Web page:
UPDATE: Dave Lane has told Carpfeed the fish he had from Sonning (see ante-penultimate photo in this piece) is NOT the same fish as the one caught from the Thames.
Unsurprisingly, news of Ash Geden’s incredible Thames linear (his second river 40 in three weeks!) has set tongues wagging.
Due to the nature of rivers there’s always a tantalising air of mystery and romance surrounding big-carp captures from running water.
However, many noted fish can be traced back to the lakes they’ve escaped from. The incredible River Aire 50-pounder, for example, was washed into the Yorkshire river from Eric’s Willows Lake.
Through the years there have been plenty of noted nomads, like the infamous Dippy, which was deliberately moved into the River Gipping.
The Thames Valley is full of carp lakes, and incidents like the massive summer floods of 2007 have seen plenty of stillwater fish end up in the river. That summer, the Barnet Fish from Reading DAA’s Whistley Mill was caught 50 river miles away in the Thames at Kingston Bridge.
So, where did Ash’s incredible 44lb 14oz linear come from? Carp legend Dave Lane reckons it may well be from Sonning.
When Rob Hughes shared our story of the fish on Facebook last night, Dave commented: “I’m fairly sure I’ve had this one from Sonning in 2002 at 34lb.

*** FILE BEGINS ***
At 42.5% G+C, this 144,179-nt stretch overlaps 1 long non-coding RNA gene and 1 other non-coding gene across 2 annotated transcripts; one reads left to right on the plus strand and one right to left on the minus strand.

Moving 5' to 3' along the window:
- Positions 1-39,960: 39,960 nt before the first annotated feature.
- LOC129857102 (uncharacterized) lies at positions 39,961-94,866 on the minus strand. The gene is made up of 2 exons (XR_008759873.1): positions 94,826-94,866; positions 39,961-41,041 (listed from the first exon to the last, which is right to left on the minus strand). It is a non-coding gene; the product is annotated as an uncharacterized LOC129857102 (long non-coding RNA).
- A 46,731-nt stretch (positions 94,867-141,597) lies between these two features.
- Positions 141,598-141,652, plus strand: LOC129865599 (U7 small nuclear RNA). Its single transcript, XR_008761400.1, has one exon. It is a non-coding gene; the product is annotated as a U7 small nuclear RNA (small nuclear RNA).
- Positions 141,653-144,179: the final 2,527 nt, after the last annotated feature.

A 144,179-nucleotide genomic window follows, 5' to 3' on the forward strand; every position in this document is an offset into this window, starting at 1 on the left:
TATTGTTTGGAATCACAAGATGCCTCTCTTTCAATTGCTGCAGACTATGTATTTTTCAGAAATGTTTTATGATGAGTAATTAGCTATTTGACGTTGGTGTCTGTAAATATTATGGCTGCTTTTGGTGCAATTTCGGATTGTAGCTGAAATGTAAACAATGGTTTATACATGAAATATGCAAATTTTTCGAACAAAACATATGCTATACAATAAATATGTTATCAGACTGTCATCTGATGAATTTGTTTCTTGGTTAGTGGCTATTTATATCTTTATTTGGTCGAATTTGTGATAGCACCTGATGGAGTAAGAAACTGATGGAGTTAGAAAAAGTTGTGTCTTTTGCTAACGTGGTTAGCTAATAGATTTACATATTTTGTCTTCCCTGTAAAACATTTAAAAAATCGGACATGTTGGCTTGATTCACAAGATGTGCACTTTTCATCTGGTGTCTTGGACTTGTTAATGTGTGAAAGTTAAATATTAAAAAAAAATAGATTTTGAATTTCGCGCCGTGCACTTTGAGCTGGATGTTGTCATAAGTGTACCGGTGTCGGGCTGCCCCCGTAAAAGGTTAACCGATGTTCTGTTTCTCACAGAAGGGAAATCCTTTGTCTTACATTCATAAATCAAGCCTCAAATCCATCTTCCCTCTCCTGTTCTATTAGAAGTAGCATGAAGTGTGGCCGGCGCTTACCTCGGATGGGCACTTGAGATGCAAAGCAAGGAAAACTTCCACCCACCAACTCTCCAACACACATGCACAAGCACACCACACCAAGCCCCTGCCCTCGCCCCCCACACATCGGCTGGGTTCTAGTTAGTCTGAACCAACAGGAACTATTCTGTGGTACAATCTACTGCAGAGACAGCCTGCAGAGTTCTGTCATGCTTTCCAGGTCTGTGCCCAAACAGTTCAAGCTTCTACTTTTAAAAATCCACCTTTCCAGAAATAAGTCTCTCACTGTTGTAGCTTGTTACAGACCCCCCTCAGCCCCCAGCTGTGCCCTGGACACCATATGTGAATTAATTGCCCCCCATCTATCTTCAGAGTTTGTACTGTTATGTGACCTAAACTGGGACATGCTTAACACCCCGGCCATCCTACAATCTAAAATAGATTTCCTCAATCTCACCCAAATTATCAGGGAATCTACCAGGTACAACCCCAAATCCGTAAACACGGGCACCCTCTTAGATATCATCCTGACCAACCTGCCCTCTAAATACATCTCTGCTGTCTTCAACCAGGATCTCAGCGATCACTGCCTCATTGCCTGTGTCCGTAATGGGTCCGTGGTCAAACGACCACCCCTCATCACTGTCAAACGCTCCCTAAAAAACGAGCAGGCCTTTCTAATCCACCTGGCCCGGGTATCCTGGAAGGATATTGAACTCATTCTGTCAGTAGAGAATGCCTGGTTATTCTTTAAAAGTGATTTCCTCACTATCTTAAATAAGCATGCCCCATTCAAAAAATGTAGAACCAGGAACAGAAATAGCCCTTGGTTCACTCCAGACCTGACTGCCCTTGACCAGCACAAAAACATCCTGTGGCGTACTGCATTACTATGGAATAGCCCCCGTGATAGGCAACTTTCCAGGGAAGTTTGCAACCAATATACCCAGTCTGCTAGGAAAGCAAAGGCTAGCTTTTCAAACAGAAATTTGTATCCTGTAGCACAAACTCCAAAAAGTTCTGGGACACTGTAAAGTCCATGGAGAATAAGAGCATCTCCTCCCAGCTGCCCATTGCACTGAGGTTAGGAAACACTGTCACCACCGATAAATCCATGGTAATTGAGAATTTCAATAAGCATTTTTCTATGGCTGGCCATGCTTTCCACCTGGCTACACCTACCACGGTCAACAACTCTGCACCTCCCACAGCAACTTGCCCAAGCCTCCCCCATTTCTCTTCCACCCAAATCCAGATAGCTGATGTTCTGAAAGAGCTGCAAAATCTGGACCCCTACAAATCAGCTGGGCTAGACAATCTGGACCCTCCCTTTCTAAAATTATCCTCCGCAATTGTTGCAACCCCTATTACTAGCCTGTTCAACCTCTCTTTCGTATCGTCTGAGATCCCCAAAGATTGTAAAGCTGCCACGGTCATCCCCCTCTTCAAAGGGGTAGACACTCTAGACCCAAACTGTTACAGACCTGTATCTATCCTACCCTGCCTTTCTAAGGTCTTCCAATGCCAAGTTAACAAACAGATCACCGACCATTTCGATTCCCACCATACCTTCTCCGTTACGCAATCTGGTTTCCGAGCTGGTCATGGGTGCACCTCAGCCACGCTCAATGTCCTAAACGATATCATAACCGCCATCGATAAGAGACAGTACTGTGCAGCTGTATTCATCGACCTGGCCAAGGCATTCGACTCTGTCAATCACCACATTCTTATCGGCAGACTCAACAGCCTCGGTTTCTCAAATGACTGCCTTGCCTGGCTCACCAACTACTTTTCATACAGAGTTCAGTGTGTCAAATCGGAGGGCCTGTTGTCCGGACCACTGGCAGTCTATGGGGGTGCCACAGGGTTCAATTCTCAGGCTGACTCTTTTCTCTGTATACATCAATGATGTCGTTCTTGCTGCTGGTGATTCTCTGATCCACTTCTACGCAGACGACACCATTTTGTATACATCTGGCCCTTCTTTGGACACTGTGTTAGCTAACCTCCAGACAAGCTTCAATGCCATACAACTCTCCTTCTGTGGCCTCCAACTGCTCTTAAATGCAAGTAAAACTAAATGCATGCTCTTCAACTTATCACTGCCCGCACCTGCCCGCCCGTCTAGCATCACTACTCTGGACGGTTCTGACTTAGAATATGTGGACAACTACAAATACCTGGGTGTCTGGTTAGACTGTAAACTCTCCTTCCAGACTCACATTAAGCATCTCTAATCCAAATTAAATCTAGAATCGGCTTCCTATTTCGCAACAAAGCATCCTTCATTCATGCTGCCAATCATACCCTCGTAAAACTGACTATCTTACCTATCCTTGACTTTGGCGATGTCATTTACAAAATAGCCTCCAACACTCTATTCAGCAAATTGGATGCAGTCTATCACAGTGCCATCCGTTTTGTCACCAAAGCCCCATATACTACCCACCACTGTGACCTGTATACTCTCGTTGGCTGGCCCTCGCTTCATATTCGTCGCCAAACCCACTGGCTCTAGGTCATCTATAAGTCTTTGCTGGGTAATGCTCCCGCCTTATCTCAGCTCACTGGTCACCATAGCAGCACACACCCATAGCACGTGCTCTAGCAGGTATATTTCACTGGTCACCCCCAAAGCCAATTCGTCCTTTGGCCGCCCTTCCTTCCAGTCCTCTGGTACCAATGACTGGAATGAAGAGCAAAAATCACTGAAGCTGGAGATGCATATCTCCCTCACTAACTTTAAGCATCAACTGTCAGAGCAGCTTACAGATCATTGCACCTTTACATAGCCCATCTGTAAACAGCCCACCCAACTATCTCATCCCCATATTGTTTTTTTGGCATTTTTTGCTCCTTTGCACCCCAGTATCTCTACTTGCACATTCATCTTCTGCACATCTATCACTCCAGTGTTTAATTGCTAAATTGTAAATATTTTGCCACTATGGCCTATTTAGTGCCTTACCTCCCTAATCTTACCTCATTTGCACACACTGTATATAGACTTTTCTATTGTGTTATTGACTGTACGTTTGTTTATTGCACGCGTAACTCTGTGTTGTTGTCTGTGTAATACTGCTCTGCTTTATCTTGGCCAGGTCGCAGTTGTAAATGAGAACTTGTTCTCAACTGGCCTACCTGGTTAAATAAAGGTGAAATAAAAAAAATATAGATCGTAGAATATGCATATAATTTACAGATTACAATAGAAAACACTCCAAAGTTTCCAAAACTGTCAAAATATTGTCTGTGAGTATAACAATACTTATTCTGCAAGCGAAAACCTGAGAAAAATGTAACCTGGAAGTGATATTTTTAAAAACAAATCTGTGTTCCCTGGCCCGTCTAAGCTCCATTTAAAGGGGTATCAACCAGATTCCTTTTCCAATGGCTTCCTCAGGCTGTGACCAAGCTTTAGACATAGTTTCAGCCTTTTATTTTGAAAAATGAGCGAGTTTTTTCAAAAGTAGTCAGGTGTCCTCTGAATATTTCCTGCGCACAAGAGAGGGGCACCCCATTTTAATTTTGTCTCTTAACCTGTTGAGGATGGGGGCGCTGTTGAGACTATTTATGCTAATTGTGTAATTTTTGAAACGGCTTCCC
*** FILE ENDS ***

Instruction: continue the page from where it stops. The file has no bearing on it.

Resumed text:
[UPDATE: Dave has now checked his photos and believe it is NOT the same fish. He told Carpfeed: “I have just checked and this is definitely NOT the same carp. There is a bald patch on the tail root of the Sonning fish I had.”]
Sonning, to those unfamiliar with its place in carp history, was the 300-plus-acre home to an incredible fish known as the Eye, which rocked the fishing world when it turned up out of the blue at 52lb in 2000.
The venue is still fishable but was extensively redeveloped to create a rowing course - leaving the fate of its carp a bit of a mystery.
A thread on the Anglers Forum (previously the RMC/Cemex page) suggests a few Sonning fish, including a linear, have ended up in the Thames.
One user, exkingsmeadchef, posted this image showing a linear caught from Sonning and the Thames. Is it the same fish that Ash caught? Perhaps it’s a different linear.
So, the natural question to end on is does the massive Sonning Eye currently swim in the Thames with its former lake brethren? Now there’s a thought…